Humans use their hands to communicate different things. A middle finger in the air while driving: anger, frustration. An index and middle finger in the air with the rest held together: peace. At a bar, peace could also mean two more beers please. Gangs use unique hand signs as monikers, so gang members can show to whom they pledge their allegiance. In the surf world, the definitive hand gesture is the shaka.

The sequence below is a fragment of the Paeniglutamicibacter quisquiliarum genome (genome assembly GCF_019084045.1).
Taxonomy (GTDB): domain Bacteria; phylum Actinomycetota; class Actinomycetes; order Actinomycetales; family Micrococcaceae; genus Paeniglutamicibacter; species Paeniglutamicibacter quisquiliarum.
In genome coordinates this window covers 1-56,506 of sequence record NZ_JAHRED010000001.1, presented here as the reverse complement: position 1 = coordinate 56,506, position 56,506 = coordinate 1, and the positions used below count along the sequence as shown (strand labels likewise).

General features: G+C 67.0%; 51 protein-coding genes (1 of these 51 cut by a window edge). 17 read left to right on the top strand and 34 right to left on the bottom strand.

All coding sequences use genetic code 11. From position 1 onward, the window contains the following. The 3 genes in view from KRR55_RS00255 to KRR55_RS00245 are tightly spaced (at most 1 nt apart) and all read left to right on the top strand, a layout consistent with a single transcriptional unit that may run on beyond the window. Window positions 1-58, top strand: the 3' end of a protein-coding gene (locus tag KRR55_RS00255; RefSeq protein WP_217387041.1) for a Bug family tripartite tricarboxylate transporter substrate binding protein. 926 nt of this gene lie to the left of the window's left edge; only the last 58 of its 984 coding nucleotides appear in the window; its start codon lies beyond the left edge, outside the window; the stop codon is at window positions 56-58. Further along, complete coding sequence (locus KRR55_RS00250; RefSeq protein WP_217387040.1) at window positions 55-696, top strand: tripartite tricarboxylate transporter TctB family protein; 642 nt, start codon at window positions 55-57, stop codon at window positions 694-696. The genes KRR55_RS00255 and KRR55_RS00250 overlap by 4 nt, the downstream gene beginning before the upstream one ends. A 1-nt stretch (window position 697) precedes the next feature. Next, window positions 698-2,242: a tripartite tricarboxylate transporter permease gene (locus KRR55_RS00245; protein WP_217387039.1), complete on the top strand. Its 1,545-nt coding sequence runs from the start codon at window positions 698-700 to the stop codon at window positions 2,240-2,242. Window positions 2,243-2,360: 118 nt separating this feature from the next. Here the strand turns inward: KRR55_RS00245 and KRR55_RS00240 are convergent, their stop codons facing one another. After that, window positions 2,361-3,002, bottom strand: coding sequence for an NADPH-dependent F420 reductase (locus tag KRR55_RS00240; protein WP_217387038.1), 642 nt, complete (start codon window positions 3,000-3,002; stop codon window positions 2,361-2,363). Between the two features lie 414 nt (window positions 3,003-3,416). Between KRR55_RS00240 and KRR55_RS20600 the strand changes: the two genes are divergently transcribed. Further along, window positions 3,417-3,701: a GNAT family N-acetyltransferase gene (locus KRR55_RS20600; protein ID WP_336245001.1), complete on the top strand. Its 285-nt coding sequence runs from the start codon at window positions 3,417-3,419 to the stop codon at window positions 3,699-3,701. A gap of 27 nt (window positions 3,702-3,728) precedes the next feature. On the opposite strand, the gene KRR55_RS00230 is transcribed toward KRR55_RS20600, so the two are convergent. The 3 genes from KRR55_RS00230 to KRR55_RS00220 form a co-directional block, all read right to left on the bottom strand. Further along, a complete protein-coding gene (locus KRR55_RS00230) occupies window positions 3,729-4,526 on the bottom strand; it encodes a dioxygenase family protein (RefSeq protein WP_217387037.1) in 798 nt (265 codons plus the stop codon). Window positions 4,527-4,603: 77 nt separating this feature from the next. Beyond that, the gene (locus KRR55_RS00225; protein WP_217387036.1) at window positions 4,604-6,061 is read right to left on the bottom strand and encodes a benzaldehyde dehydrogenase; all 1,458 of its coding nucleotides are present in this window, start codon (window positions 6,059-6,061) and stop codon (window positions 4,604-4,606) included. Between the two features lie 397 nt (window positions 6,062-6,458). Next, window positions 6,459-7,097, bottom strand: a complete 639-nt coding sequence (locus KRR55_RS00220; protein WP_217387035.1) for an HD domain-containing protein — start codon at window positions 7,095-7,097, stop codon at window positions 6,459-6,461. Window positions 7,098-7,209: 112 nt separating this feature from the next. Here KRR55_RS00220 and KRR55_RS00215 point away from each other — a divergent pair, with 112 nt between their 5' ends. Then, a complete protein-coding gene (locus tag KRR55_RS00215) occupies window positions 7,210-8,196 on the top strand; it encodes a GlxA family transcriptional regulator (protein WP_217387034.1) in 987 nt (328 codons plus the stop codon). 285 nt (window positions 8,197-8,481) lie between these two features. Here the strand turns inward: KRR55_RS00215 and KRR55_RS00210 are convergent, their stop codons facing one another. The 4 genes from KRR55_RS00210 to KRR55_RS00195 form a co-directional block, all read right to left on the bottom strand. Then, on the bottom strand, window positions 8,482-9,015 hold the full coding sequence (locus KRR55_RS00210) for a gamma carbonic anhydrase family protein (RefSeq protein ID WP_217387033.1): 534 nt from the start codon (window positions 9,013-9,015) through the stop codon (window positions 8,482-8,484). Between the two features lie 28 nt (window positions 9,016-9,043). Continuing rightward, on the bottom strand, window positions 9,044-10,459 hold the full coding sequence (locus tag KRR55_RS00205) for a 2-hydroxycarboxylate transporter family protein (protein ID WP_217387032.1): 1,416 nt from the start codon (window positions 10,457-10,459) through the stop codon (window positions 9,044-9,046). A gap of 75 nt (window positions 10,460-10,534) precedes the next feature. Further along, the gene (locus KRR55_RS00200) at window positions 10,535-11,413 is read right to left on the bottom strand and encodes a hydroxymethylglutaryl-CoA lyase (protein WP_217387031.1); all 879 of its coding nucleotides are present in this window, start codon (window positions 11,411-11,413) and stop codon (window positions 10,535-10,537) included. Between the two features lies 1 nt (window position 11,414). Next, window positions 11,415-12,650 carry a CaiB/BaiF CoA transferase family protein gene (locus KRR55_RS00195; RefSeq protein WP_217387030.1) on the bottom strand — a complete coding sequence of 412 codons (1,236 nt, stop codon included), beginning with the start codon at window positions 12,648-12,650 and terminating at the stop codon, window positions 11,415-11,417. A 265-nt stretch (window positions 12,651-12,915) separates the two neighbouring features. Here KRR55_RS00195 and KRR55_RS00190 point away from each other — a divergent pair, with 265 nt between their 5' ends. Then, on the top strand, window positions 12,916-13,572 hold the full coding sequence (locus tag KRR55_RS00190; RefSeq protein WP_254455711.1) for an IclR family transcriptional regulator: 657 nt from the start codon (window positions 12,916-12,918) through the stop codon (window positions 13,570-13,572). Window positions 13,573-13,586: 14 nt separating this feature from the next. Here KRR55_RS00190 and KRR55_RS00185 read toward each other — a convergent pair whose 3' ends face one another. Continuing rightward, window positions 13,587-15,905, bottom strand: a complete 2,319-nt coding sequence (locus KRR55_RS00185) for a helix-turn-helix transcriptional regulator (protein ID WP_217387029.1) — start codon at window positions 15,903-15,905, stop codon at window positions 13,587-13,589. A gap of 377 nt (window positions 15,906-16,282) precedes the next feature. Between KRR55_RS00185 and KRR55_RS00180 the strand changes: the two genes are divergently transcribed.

The shaka has contested origins. The most common story is that descendant of Hawaiian ali’i (chiefs), skilled waterman, and beloved community leader Hamana Kalili popularized the gesture as a result of unfortunate circumstances. While working at the Kahuku Sugar Mill, so the story goes, Hamana suffered an accident and lost his index, middle, and ring fingers. As a result he was reassigned to work as a security guard for the sugar cane railroad. Some say that Hamana would wave his hand when the train was clear to move, others say he would use it to wave kids off the tracks. Still others say the local kids used to test their luck by taking sugar canes off the train, but when Hamana was there he’d give them a hard time, so they developed a way to signal each other when Hamana was on guard.